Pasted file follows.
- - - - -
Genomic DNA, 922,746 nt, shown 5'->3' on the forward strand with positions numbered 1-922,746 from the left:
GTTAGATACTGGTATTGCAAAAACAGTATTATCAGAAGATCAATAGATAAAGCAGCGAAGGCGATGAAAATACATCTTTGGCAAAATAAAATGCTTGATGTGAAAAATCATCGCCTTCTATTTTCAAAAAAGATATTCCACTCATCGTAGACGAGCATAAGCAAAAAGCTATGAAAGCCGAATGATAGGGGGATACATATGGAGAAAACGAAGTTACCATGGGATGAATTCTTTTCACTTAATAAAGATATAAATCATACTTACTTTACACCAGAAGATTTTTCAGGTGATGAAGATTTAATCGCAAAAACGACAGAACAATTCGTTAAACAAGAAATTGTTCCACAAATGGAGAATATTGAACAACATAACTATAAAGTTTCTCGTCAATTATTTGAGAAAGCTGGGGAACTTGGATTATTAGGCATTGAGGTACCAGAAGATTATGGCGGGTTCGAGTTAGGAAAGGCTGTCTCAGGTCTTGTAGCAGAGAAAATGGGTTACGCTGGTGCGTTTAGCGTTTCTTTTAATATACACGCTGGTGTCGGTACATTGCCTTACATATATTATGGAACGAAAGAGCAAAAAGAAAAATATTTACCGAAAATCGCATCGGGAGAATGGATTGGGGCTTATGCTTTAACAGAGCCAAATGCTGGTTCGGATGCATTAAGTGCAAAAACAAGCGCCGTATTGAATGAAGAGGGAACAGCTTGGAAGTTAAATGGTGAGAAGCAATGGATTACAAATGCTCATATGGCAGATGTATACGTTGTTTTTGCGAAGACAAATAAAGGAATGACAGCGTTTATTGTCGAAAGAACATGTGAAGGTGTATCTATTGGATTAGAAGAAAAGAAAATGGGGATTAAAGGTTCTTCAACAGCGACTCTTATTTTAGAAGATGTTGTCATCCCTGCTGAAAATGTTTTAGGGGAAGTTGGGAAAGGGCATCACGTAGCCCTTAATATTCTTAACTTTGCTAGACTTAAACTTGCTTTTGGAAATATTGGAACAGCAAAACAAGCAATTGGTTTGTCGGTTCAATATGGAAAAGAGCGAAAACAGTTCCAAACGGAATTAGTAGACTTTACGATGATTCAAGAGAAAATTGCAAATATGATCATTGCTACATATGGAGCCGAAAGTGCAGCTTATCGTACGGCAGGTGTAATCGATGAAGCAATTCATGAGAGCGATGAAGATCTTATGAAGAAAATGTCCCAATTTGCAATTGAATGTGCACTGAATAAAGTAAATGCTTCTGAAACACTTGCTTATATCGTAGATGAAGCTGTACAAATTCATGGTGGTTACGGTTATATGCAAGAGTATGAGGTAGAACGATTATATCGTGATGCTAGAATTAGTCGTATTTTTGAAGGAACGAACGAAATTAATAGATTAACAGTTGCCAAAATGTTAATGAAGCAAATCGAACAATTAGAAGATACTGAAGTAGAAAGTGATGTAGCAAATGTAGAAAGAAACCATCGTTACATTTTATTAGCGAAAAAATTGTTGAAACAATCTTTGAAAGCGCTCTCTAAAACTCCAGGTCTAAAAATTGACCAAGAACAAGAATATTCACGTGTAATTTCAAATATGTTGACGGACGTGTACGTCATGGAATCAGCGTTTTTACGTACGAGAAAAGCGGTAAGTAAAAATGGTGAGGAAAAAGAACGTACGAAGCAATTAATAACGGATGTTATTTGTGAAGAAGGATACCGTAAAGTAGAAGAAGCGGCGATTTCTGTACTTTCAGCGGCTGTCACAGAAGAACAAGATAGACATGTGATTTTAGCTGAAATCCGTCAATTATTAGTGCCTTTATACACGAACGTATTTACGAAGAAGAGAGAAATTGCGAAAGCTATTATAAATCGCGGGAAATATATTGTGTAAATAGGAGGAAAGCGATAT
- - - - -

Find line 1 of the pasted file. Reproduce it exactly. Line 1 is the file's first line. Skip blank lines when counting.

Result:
Genomic DNA, 922,746 nt, shown 5'->3' on the forward strand with positions numbered 1-922,746 from the left: